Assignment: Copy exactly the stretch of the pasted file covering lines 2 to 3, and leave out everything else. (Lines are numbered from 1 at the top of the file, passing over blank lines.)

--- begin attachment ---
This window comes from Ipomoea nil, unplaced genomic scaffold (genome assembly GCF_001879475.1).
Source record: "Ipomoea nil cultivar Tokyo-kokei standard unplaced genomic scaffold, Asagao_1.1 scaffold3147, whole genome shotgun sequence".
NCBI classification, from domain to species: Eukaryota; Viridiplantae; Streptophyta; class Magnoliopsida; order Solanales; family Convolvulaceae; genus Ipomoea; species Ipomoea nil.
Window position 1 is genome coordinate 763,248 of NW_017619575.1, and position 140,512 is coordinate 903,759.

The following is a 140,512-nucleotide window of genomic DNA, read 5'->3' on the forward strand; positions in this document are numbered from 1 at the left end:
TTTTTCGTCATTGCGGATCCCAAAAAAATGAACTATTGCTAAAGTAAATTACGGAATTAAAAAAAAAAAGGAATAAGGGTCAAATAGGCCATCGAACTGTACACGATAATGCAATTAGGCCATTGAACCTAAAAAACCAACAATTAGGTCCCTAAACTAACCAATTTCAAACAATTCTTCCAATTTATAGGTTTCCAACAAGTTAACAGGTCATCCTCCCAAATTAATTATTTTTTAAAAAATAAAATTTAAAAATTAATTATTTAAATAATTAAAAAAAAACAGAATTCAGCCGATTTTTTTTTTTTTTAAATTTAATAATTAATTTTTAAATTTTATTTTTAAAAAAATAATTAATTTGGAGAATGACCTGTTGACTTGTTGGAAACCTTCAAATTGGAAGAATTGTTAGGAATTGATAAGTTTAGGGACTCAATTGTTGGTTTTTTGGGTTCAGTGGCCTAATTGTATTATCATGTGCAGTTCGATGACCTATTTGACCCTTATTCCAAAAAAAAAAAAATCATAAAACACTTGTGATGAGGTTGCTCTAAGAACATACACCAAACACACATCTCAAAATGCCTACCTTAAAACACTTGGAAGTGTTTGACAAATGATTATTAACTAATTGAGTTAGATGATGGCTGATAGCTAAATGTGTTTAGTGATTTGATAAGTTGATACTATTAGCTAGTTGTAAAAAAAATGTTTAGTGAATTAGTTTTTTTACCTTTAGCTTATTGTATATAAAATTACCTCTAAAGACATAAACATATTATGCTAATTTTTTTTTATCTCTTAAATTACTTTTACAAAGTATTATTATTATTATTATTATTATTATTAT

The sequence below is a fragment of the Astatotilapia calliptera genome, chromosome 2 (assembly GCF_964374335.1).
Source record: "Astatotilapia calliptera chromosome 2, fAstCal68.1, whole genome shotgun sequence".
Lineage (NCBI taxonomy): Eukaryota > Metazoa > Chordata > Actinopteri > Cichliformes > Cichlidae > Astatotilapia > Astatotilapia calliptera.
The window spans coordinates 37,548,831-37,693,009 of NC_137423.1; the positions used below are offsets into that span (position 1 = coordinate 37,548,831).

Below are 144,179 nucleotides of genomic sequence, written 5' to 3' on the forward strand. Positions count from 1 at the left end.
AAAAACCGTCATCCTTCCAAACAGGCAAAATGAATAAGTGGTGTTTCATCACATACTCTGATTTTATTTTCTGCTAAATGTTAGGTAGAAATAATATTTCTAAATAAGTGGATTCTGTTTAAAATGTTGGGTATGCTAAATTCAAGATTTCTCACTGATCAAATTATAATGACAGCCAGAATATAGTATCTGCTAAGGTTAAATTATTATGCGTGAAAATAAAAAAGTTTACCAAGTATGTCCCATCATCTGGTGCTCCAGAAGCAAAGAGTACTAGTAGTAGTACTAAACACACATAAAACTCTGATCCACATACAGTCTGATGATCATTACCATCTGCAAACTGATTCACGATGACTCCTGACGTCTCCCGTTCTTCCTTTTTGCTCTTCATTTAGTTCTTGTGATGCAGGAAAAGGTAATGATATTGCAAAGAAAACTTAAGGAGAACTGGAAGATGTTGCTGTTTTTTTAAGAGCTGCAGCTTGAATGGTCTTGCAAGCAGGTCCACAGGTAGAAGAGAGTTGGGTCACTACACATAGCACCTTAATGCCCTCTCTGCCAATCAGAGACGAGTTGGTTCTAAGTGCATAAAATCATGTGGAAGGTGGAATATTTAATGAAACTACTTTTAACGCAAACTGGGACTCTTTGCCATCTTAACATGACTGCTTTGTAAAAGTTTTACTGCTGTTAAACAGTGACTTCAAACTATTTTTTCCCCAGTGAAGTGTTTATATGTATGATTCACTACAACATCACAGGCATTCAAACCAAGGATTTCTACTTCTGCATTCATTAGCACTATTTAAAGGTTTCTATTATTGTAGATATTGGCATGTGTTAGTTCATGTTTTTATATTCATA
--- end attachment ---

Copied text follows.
Source record: "Ipomoea nil cultivar Tokyo-kokei standard unplaced genomic scaffold, Asagao_1.1 scaffold3147, whole genome shotgun sequence".
NCBI classification, from domain to species: Eukaryota; Viridiplantae; Streptophyta; class Magnoliopsida; order Solanales; family Convolvulaceae; genus Ipomoea; species Ipomoea nil.